Robey - Morgan - Gottesman - Pohida - 2023



Microfabricated PDMS Vessel Mimetics for Cancer Cell Culture

Studies evaluating potential chemotherapeutics and multi-drug resistance (MDR) in cancer cells have been limited by the inability of in vitro two-dimensional (2D) culture to accurately recapitulate human tissue or the course of tumorigenesis. Three-dimensional (3D) cell culture better simulates the in vivo environment for tumor growth, but mass transport of oxygen in systems without vasculature limits tissues to dimensions of a few hundred microns.  For many 3D systems, this spatial limit effectively limits the duration of culture, as oxygenated cells on the tissue periphery proliferate and starve the cells on the interior.

An interdisciplinary team from several NIH laboratories has developed a bioreactor system that uses microfabricated synthetic mimetics of vasculature to deliver oxygen to 3D cultured tumors and other tissues. The bioreactor setup allows for multiple multiwell plates, enabling multiple parallel culture conditions under controlled normoxia or hypoxia with minimal instrumentation.

A summer project will likely center on exploring the role of hypoxia in drug resistance using the multiwell plate format. This evaluation will involve cell culture laboratory processes, as well as gene expression analyses and various imaging techniques, including confocal microscopy. Beyond this focus, the project can be expanded according to the student’s interests. Some possibilities include designing and micro-fabricating vasculature array patterns with different geometries to study the effects on cell growth, developing and characterizing biomolecular and imaging readouts, or refining the engineering design and operation of the bioreactor system.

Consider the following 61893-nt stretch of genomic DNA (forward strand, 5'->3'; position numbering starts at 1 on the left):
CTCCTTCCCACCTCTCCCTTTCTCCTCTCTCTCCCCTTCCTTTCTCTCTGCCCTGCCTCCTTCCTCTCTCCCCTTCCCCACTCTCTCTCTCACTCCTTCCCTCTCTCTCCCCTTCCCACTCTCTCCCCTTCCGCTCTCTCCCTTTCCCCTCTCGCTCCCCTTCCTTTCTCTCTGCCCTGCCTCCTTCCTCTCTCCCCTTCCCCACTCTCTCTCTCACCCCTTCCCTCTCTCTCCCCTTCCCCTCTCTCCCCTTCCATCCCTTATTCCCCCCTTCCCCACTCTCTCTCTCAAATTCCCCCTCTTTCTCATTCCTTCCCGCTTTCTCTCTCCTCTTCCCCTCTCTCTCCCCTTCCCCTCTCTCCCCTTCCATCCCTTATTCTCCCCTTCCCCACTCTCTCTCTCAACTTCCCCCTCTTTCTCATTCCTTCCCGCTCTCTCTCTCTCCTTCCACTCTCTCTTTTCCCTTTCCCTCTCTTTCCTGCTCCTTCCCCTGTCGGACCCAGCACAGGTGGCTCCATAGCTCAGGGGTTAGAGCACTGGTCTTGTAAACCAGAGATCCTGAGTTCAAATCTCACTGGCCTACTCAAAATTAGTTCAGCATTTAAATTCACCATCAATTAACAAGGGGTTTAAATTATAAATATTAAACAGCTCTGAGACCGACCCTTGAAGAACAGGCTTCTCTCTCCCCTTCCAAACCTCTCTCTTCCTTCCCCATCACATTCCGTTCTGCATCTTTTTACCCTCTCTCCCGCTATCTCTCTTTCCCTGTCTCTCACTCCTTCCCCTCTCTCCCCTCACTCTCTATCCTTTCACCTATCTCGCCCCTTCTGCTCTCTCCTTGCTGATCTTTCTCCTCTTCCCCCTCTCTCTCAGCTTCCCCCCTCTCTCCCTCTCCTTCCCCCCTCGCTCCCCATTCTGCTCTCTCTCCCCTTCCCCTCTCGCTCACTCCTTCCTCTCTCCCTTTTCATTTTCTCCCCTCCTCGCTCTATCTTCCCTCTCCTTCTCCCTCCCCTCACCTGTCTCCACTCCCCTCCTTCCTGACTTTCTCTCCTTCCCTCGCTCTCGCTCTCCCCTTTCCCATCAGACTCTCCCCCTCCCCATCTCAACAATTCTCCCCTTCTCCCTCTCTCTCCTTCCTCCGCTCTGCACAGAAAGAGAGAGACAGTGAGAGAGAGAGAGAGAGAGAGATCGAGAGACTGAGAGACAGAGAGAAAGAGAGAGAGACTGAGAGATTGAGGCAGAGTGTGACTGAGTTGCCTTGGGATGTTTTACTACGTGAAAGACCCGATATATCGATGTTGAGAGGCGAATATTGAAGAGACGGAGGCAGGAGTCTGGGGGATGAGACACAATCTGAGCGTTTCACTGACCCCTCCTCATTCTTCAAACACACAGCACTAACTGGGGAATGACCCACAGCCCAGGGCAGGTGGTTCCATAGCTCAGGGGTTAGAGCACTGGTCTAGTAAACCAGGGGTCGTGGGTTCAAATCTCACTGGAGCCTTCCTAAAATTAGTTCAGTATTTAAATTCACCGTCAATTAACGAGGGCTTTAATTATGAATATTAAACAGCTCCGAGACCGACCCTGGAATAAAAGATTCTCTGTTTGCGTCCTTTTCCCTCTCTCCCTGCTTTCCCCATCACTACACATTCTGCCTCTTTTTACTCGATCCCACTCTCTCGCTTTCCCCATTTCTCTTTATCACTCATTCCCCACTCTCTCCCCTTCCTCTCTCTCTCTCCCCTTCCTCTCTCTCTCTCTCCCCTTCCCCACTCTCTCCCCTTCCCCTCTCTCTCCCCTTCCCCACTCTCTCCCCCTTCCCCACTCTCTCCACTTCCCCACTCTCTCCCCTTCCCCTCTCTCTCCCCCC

The BESIP student working on this project should have a background and interest in cell culture and working with prototype bioinstrumentation. Working closely with the interdisciplinary team, the intern will gain valuable hands-on experience with multiple procedures and technologies including cancer cell and tissue culture, microfabrication, sensors, process automation, data acquisition, laser-cutting, and 3D-printing for rapid prototyping.

Gottesman lab: Ongoing projects in the laboratory are dedicated to ascertaining the clinical relevance of in vitro studies of drug resistance and elucidating other mechanisms of multidrug resistance in cancer cells. The lab has extensive experience in gene expression analysis, tissue culture, and in vitro drug screening.

Pohida group: Provides electrical, electronic, electro-optical, mechanical, computer, and software engineering expertise to NIH projects that require in-house technology development. Collaborations involve advanced signal transduction and data acquisition; real-time signal and image processing; control and monitoring systems (e.g., robotics and process automation); and rapid prototype development. Collaborations result in the design of first-of-a-kind biomedical/clinical research systems, instrumentation, and methodologies.

Morgan group: Expertise in and facilities for microfabrication and characterization of bioreactor components and finite element modeling of oxygen transport in bioreactor. Other collaborations include a number of devices aimed at controlling cellular environments in culture, including an in vitro fibrosis model and a project investigating the effects of vessel geometry on endothelial cell organization.


Intern Name: Aasim Hawa
Institution: Organoid Culture in Bioreactor With Three-Dimensional Spatial Control of Oxygen Delivery
Project Title: University of Rochester